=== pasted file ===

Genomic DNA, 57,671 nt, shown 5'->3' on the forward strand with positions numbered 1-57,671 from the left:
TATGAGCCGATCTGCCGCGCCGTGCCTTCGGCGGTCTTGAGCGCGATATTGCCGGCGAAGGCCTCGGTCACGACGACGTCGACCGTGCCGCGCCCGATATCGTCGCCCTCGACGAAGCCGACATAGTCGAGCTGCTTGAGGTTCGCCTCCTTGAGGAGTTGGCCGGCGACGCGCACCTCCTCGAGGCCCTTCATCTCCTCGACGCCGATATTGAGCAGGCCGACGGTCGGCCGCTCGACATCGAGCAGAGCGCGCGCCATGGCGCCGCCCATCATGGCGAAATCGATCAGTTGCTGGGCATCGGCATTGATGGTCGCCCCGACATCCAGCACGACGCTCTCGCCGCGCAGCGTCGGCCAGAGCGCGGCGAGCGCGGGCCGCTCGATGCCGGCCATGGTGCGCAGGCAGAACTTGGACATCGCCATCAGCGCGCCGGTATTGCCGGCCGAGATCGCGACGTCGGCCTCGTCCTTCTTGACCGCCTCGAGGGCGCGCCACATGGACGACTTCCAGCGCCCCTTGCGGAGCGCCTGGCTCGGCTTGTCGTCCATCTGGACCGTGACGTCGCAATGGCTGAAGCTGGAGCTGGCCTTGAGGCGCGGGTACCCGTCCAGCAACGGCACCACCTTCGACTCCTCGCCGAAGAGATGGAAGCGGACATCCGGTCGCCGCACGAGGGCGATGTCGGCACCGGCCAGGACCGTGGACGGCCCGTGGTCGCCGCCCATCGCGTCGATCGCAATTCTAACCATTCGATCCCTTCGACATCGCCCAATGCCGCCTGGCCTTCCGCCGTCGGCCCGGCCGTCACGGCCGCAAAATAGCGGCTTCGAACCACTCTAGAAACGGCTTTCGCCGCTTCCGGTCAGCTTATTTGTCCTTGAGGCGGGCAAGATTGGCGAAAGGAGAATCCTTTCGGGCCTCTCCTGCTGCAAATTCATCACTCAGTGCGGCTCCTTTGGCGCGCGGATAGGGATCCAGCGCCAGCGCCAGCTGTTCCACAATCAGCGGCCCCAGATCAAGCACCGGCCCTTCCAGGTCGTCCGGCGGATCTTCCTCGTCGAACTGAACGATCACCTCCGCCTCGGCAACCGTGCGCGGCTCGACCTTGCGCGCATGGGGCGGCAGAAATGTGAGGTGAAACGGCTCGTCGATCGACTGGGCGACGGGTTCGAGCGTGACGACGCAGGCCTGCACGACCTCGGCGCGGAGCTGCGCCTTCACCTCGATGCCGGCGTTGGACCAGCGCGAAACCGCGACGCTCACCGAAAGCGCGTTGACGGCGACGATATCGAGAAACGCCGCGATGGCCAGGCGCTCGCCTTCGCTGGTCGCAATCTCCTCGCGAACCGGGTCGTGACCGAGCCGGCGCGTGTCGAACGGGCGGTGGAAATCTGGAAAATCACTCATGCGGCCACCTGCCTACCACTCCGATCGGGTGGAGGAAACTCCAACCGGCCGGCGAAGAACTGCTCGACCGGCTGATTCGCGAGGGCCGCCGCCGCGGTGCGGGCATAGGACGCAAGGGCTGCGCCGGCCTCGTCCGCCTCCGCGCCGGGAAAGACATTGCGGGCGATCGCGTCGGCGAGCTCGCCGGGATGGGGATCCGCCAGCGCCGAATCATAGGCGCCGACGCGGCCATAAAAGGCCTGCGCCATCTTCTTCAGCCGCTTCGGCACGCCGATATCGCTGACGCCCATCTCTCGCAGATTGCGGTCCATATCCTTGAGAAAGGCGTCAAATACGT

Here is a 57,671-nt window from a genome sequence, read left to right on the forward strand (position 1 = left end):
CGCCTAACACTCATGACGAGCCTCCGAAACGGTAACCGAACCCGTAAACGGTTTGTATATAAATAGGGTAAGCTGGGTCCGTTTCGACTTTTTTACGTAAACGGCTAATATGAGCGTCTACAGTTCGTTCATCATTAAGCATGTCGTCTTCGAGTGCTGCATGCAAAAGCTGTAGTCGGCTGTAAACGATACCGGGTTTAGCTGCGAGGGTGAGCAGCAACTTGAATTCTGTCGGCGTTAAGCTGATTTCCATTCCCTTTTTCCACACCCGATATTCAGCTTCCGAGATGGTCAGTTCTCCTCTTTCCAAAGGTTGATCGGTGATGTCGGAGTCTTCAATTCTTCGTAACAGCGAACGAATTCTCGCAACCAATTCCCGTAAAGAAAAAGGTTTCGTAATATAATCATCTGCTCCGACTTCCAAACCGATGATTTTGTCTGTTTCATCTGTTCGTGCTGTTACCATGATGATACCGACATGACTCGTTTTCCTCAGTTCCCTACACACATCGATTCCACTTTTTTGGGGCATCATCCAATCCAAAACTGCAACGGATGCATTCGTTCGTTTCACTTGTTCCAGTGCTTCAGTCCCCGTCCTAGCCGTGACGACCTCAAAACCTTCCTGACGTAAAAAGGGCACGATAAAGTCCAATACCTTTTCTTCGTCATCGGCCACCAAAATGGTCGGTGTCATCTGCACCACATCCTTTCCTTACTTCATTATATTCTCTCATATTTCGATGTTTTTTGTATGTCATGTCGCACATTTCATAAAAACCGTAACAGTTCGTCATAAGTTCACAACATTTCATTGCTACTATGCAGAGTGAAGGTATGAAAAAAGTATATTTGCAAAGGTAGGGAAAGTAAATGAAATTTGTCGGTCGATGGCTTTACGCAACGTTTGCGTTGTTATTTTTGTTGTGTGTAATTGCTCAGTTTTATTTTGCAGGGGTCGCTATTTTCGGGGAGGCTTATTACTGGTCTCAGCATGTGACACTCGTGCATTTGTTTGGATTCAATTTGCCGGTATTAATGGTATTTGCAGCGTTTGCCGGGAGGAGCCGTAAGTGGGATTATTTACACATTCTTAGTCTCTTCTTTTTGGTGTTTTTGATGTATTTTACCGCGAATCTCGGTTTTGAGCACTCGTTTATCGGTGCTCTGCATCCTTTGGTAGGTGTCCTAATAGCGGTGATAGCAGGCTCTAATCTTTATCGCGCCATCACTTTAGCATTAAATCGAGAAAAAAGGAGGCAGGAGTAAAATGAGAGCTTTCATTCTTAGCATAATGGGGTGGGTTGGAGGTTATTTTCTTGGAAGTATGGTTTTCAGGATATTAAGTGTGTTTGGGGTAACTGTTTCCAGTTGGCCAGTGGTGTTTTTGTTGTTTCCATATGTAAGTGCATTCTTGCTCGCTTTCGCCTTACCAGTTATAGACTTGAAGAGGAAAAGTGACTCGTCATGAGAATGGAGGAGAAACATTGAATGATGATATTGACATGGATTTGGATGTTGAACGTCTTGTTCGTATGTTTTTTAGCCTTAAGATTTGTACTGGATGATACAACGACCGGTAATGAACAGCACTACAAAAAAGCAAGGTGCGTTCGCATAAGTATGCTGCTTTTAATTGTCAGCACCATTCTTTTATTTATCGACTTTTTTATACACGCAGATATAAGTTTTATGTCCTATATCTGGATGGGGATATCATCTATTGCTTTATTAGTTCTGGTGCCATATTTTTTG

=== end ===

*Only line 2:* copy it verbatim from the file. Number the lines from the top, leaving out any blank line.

TATGAGCCGATCTGCCGCGCCGTGCCTTCGGCGGTCTTGAGCGCGATATTGCCGGCGAAGGCCTCGGTCACGACGACGTCGACCGTGCCGCGCCCGATATCGTCGCCCTCGACGAAGCCGACATAGTCGAGCTGCTTGAGGTTCGCCTCCTTGAGGAGTTGGCCGGCGACGCGCACCTCCTCGAGGCCCTTCATCTCCTCGACGCCGATATTGAGCAGGCCGACGGTCGGCCGCTCGACATCGAGCAGAGCGCGCGCCATGGCGCCGCCCATCATGGCGAAATCGATCAGTTGCTGGGCATCGGCATTGATGGTCGCCCCGACATCCAGCACGACGCTCTCGCCGCGCAGCGTCGGCCAGAGCGCGGCGAGCGCGGGCCGCTCGATGCCGGCCATGGTGCGCAGGCAGAACTTGGACATCGCCATCAGCGCGCCGGTATTGCCGGCCGAGATCGCGACGTCGGCCTCGTCCTTCTTGACCGCCTCGAGGGCGCGCCACATGGACGACTTCCAGCGCCCCTTGCGGAGCGCCTGGCTCGGCTTGTCGTCCATCTGGACCGTGACGTCGCAATGGCTGAAGCTGGAGCTGGCCTTGAGGCGCGGGTACCCGTCCAGCAACGGCACCACCTTCGACTCCTCGCCGAAGAGATGGAAGCGGACATCCGGTCGCCGCACGAGGGCGATGTCGGCACCGGCCAGGACCGTGGACGGCCCGTGGTCGCCGCCCATCGCGTCGATCGCAATTCTAACCATTCGATCCCTTCGACATCGCCCAATGCCGCCTGGCCTTCCGCCGTCGGCCCGGCCGTCACGGCCGCAAAATAGCGGCTTCGAACCACTCTAGAAACGGCTTTCGCCGCTTCCGGTCAGCTTATTTGTCCTTGAGGCGGGCAAGATTGGCGAAAGGAGAATCCTTTCGGGCCTCTCCTGCTGCAAATTCATCACTCAGTGCGGCTCCTTTGGCGCGCGGATAGGGATCCAGCGCCAGCGCCAGCTGTTCCACAATCAGCGGCCCCAGATCAAGCACCGGCCCTTCCAGGTCGTCCGGCGGATCTTCCTCGTCGAACTGAACGATCACCTCCGCCTCGGCAACCGTGCGCGGCTCGACCTTGCGCGCATGGGGCGGCAGAAATGTGAGGTGAAACGGCTCGTCGATCGACTGGGCGACGGGTTCGAGCGTGACGACGCAGGCCTGCACGACCTCGGCGCGGAGCTGCGCCTTCACCTCGATGCCGGCGTTGGACCAGCGCGAAACCGCGACGCTCACCGAAAGCGCGTTGACGGCGACGATATCGAGAAACGCCGCGATGGCCAGGCGCTCGCCTTCGCTGGTCGCAATCTCCTCGCGAACCGGGTCGTGACCGAGCCGGCGCGTGTCGAACGGGCGGTGGAAATCTGGAAAATCACTCATGCGGCCACCTGCCTACCACTCCGATCGGGTGGAGGAAACTCCAACCGGCCGGCGAAGAACTGCTCGACCGGCTGATTCGCGAGGGCCGCCGCCGCGGTGCGGGCATAGGACGCAAGGGCTGCGCCGGCCTCGTCCGCCTCCGCGCCGGGAAAGACATTGCGGGCGATCGCGTCGGCGAGCTCGCCGGGATGGGGATCCGCCAGCGCCGAATCATAGGCGCCGACGCGGCCATAAAAGGCCTGCGCCATCTTCTTCAGCCGCTTCGGCACGCCGATATCGCTGACGCCCATCTCTCGCAGATTGCGGTCCATATCCTTGAGAAAGGCGTCAAATACGT